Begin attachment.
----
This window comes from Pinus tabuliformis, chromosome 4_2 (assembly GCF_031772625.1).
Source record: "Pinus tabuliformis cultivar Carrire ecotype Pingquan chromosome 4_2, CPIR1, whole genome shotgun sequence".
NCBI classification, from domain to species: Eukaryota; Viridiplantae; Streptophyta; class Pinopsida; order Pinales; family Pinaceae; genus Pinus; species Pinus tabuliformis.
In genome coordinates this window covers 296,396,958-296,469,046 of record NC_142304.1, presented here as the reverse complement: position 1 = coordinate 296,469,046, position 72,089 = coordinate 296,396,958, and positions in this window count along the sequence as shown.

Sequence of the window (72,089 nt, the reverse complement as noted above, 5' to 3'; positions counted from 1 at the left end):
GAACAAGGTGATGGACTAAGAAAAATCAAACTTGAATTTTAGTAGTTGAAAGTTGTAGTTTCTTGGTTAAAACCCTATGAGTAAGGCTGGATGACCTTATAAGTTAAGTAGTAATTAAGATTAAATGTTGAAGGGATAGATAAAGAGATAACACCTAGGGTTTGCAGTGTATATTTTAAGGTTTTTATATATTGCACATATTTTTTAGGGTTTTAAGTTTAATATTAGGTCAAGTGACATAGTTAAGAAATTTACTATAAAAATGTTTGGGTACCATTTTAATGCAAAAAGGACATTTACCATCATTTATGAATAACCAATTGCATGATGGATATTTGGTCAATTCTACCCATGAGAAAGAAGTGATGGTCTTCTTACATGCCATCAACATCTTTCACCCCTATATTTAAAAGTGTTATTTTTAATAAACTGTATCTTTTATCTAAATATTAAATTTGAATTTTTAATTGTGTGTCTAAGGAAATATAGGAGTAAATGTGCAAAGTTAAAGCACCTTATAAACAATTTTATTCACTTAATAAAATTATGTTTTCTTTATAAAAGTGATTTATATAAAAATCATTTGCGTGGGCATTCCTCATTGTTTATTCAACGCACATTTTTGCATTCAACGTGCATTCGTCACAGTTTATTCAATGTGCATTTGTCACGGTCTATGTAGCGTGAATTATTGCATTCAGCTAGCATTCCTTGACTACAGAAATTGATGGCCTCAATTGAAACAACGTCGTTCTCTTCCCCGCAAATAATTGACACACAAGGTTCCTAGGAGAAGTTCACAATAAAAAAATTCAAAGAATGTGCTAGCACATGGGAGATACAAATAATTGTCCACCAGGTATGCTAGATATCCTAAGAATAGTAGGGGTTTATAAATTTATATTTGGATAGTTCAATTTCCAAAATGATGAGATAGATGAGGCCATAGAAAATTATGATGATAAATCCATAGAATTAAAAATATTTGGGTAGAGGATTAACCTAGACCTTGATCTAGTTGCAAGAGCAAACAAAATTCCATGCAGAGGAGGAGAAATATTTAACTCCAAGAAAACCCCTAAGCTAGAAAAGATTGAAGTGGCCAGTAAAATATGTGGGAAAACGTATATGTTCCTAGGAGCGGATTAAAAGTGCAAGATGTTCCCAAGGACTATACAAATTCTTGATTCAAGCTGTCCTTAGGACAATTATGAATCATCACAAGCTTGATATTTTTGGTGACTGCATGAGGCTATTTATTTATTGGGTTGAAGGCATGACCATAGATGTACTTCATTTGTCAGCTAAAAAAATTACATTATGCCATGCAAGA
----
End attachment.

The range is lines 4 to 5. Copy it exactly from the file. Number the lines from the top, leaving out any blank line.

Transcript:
In genome coordinates this window covers 296,396,958-296,469,046 of record NC_142304.1, presented here as the reverse complement: position 1 = coordinate 296,469,046, position 72,089 = coordinate 296,396,958, and positions in this window count along the sequence as shown.

Sequence of the window (72,089 nt, the reverse complement as noted above, 5' to 3'; positions counted from 1 at the left end):